Monday afternoon, the raspy wind snarled Katherine O’Brian’s long hair and reddened her face as she quickly walked into the building. She pulled her gloves off and blew on her hands for a few seconds before weaving her way through the thick crowd in the college’s hallway. It was the first night of class and she was nearly late.
She looked around the classroom self-consciously; she seemed to be the oldest person in the room. Well, that’s what you get for putting off college. You get to take classes with kids barely out of high school.
All the desks had been placed in a circle and the professor was moving from one student to another, having them introduce themselves. Katherine’s eyes widened when the teacher got to the man directly across from her.
The day before she’d stopped at a nearby Starbucks. After placing her order, she’d casually looked around. Her eyes had met those of a woman sitting across the room. When the woman smiled, Katherine had blushed. She was a he, dressed in drag.
Slap on some eye shadow and a pair of high heels and that’s the guy I saw yesterday
, minus the dress
Once everyone had introduced themselves, the professor began talking about the term project.
“You’ll be working in pairs, and this assignment is worth seventy percent of your grade, so obviously you’ll need to work together to do a good job.”
Katherine quickly looked at her syllabus. There it was: the class term project. Very writing-intensive. Even PowerPoint slides were required. This was why she’d put off taking the class—writing wasn’t her strongest subject.
“You’ll find your partner listed there,” the professor continued, pointing toward the chalk board, to which a piece of paper was taped.
After all the details of the project had been covered, class was dismissed. Katherine quickly looked at the paper on the board. Oh, this just gets better and better. She looked around for her new partner, but he was speaking to the teacher.
I’ll talk to him about the project on Wednesday
She hugged her book to her chest and walked toward the exit. When she dropped her purse and stopped suddenly to pick it up, she heard a deep voice.
Katherine looked up—and up—to the face that went with the deep voice.
“Sorry,” she said, “I didn’t realize you were behind me.”
He was smiling. Not that it matters, but of all the men in the class, why do I get the one that wears dresses?
“I’m Scott Mitchell. We’re partners on the project.”
She turned back and held out her hand. “I’m Katherine.”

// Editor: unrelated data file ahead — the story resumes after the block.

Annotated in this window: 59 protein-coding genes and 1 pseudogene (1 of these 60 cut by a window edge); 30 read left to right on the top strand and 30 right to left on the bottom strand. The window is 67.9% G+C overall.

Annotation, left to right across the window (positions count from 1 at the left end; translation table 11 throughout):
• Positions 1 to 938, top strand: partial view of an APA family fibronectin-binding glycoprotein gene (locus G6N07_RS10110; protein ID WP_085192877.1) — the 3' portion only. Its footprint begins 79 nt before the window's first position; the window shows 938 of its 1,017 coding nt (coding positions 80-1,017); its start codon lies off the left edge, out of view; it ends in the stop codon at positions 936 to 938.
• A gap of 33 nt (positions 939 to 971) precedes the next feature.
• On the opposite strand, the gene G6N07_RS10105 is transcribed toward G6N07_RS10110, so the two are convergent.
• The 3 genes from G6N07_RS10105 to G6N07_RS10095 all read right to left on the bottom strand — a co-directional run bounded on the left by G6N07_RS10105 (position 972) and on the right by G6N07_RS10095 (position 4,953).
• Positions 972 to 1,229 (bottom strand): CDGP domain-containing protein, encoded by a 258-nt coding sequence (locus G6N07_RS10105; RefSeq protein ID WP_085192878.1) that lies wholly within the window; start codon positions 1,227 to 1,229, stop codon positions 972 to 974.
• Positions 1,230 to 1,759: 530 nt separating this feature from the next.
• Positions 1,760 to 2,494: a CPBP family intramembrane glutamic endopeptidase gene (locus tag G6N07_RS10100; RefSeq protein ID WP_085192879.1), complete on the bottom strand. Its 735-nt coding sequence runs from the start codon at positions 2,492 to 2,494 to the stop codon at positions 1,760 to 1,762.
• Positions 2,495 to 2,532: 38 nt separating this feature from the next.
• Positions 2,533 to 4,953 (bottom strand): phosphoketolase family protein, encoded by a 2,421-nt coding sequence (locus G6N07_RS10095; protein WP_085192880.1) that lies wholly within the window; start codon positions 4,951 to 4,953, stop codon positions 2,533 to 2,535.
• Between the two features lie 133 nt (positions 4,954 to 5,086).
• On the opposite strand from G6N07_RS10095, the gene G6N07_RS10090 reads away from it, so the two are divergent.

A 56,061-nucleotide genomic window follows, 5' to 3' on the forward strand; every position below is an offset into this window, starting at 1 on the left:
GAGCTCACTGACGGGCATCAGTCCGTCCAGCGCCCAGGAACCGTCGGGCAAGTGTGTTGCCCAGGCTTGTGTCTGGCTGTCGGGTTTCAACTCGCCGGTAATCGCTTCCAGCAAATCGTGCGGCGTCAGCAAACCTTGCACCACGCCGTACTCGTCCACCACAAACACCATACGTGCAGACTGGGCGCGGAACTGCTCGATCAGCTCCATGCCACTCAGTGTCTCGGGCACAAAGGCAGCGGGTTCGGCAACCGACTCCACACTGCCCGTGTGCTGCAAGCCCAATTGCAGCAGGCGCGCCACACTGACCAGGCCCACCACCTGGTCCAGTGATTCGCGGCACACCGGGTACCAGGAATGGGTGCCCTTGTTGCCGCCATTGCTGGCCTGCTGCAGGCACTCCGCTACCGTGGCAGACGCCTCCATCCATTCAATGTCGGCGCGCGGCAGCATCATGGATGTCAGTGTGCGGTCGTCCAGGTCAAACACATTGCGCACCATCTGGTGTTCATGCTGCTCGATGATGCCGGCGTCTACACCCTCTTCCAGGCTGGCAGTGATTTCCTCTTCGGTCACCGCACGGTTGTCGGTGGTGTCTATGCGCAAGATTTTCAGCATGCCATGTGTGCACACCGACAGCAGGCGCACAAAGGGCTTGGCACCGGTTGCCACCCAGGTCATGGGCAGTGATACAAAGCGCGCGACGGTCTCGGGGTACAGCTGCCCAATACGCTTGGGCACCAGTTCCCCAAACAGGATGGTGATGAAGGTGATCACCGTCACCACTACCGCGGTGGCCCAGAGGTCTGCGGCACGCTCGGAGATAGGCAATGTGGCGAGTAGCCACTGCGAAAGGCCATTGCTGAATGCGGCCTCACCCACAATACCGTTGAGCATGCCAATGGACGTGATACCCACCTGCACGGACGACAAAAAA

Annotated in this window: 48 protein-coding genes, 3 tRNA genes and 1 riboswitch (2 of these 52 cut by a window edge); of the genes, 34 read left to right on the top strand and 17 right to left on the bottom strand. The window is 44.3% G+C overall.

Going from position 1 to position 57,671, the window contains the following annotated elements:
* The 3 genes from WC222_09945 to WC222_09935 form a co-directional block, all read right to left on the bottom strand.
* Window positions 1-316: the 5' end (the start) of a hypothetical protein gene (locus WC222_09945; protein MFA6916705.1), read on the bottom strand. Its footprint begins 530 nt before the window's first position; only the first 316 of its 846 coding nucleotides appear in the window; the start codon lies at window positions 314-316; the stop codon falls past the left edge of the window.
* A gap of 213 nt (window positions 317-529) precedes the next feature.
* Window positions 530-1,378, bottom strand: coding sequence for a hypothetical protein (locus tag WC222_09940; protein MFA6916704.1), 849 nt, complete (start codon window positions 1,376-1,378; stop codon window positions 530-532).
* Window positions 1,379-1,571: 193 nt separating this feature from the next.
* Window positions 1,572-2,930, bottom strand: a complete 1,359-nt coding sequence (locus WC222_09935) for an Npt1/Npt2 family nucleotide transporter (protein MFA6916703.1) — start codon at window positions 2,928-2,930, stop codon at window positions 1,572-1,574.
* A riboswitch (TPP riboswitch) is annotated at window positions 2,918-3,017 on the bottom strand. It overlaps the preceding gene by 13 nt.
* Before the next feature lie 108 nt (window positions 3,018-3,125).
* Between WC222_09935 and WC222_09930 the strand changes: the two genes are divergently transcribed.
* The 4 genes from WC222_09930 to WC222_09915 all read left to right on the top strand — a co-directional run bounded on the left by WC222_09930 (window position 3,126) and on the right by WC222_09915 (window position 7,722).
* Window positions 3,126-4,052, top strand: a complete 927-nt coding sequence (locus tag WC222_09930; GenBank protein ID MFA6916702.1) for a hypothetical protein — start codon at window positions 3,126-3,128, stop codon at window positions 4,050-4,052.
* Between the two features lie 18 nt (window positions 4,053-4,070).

As he pulled on his coat, he said, “I was wondering if maybe you wanted to go get something to eat or drink, to talk about it.”
Katherine stalled by moving closer to the wall, as if to let other students hurry past. Her first instinct was to say no, but then she remembered her resolve to do well in the class.
They started walking outside together.
“There’s a Starbucks near here,” he said. “We could meet there.”
Coffee was always the magic word for Katherine, or chocolate.
“Sure, I’ll see you there.”
As she sat in her car waiting for it to heat up, she noticed her hands were shaking slightly. She looked at her reflection in the rear-view mirror. Jeez, it’s just a guy. Get a grip.
They arrived at the same time. The hard part came after they’d gotten their drinks and sat down. Katherine could hardly put two words together; it had been a long time since she’d had a decent conversation, especially with a man. After a few minutes, Scott broke the silence.
“So, how about that project?” he said, a little too loudly. Katherine flinched and turned pink. When she answered, the words flew out. “Going to be an avalanche of work: slides and an oral presentation, thousand words each. A monster.”
“Yeah,” said Scott, “and not really what I expected from a history course. Doing a biography from birth to death is a big deal, especially with all the details the professor wants. Do you have any ideas who we should do it on?”
“How about van Gogh?” suggested Katherine.
“He committed suicide, didn’t he?”
Scott sighed. “Well, I don’t know. I’d just prefer to do the biography on someone I can respect. For me, it’s hard to respect anyone who kills themselves. Seems so cowardly.”
“That’s very presumptuous of you,” said Katherine. “To assume the man was a coward because he killed himself. And such a generalization. Sometimes people are just in pain, and that’s the only way they see to end that pain.”
Scott held his hands up defensively. “Sorry. Didn’t know you were such a fan of van Gogh.”
Katherine rolled her eyes. “That’s what you take away from what I said?” Jeez, this guy’s hot, but what an idiot
Scott tipped his cup forward and backwards, side to side. Katherine held her cup to her lips, blowing on the coffee. Judging by the attention their cups received, Starbucks’ coffee had never tasted so good. Scott sat up, leaning forward, his arms folded in front of him. He seemed to take up the whole table. Katherine sat back in her chair.
“We should probably plan on getting together at least a few times during the week,” he said.
The prospect of seeing him so often filled Katherine with both dread and excitement – dread, because she wasn’t sure she even liked him, and excitement because his baritone voice made her unwilling heart flutter, and his mahogany eyes made her blush. He’s right, though, she thought, if I’m serious about getting a good grade, this project will need a lot of attention.
“You’re probably right,” she answered, her eyes avoiding his. “When do you want to meet?”
“How about tomorrow at the library,” Scott replied. “The one on Virginia Street near the mall, does five thirty work for you?”
After exchanging numbers, Katherine stood. “I should go,” she said. “It’s getting late.”
They walked out together, Scott holding the door for her.